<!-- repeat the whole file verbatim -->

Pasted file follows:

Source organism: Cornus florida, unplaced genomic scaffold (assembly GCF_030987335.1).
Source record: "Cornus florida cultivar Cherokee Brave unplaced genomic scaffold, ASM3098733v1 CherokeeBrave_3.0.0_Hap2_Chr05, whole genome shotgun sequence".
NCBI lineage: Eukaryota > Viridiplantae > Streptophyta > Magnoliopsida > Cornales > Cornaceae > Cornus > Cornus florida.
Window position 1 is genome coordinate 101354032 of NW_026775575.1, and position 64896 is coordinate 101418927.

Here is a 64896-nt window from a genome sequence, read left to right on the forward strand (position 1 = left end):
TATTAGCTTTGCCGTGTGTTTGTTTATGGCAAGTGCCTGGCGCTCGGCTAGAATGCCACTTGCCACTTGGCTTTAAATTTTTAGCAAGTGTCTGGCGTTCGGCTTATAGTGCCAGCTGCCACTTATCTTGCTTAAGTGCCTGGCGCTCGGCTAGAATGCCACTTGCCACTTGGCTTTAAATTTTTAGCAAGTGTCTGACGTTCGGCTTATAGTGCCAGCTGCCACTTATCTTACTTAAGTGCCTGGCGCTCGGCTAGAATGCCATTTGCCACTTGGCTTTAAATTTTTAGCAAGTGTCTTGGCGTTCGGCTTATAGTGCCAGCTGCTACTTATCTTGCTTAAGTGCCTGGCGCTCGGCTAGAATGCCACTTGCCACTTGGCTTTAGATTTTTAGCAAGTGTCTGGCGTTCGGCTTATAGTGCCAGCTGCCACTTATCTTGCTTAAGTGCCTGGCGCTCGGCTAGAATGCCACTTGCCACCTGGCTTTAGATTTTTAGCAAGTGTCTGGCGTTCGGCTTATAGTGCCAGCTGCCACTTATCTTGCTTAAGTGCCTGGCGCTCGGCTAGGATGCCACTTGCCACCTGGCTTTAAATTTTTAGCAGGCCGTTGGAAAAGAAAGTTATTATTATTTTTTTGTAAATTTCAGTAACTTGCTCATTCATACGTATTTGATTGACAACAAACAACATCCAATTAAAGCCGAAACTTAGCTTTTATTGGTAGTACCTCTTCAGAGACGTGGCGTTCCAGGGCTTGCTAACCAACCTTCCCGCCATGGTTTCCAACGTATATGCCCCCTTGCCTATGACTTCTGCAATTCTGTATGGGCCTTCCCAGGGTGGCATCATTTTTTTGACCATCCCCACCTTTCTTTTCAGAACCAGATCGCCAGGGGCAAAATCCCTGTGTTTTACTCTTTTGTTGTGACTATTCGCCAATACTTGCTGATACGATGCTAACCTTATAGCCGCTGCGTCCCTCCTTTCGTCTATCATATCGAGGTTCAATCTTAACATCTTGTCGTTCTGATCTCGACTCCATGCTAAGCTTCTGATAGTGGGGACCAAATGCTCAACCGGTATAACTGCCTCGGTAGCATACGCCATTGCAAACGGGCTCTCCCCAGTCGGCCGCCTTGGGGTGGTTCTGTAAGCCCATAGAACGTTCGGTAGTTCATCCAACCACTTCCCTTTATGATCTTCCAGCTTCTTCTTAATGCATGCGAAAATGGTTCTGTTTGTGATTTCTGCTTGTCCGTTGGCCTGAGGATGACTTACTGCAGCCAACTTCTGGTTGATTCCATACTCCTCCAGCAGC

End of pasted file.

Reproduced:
Source organism: Cornus florida, unplaced genomic scaffold (assembly GCF_030987335.1).
Source record: "Cornus florida cultivar Cherokee Brave unplaced genomic scaffold, ASM3098733v1 CherokeeBrave_3.0.0_Hap2_Chr05, whole genome shotgun sequence".
NCBI lineage: Eukaryota > Viridiplantae > Streptophyta > Magnoliopsida > Cornales > Cornaceae > Cornus > Cornus florida.
Window position 1 is genome coordinate 101354032 of NW_026775575.1, and position 64896 is coordinate 101418927.

Here is a 64896-nt window from a genome sequence, read left to right on the forward strand (position 1 = left end):
TATTAGCTTTGCCGTGTGTTTGTTTATGGCAAGTGCCTGGCGCTCGGCTAGAATGCCACTTGCCACTTGGCTTTAAATTTTTAGCAAGTGTCTGGCGTTCGGCTTATAGTGCCAGCTGCCACTTATCTTGCTTAAGTGCCTGGCGCTCGGCTAGAATGCCACTTGCCACTTGGCTTTAAATTTTTAGCAAGTGTCTGACGTTCGGCTTATAGTGCCAGCTGCCACTTATCTTACTTAAGTGCCTGGCGCTCGGCTAGAATGCCATTTGCCACTTGGCTTTAAATTTTTAGCAAGTGTCTTGGCGTTCGGCTTATAGTGCCAGCTGCTACTTATCTTGCTTAAGTGCCTGGCGCTCGGCTAGAATGCCACTTGCCACTTGGCTTTAGATTTTTAGCAAGTGTCTGGCGTTCGGCTTATAGTGCCAGCTGCCACTTATCTTGCTTAAGTGCCTGGCGCTCGGCTAGAATGCCACTTGCCACCTGGCTTTAGATTTTTAGCAAGTGTCTGGCGTTCGGCTTATAGTGCCAGCTGCCACTTATCTTGCTTAAGTGCCTGGCGCTCGGCTAGGATGCCACTTGCCACCTGGCTTTAAATTTTTAGCAGGCCGTTGGAAAAGAAAGTTATTATTATTTTTTTGTAAATTTCAGTAACTTGCTCATTCATACGTATTTGATTGACAACAAACAACATCCAATTAAAGCCGAAACTTAGCTTTTATTGGTAGTACCTCTTCAGAGACGTGGCGTTCCAGGGCTTGCTAACCAACCTTCCCGCCATGGTTTCCAACGTATATGCCCCCTTGCCTATGACTTCTGCAATTCTGTATGGGCCTTCCCAGGGTGGCATCATTTTTTTGACCATCCCCACCTTTCTTTTCAGAACCAGATCGCCAGGGGCAAAATCCCTGTGTTTTACTCTTTTGTTGTGACTATTCGCCAATACTTGCTGATACGATGCTAACCTTATAGCCGCTGCGTCCCTCCTTTCGTCTATCATATCGAGGTTCAATCTTAACATCTTGTCGTTCTGATCTCGACTCCATGCTAAGCTTCTGATAGTGGGGACCAAATGCTCAACCGGTATAACTGCCTCGGTAGCATACGCCATTGCAAACGGGCTCTCCCCAGTCGGCCGCCTTGGGGTGGTTCTGTAAGCCCATAGAACGTTCGGTAGTTCATCCAACCACTTCCCTTTATGATCTTCCAGCTTCTTCTTAATGCATGCGAAAATGGTTCTGTTTGTGATTTCTGCTTGTCCGTTGGCCTGAGGATGACTTACTGCAGCCAACTTCTGGTTGATTCCATACTCCTCCAGCAGC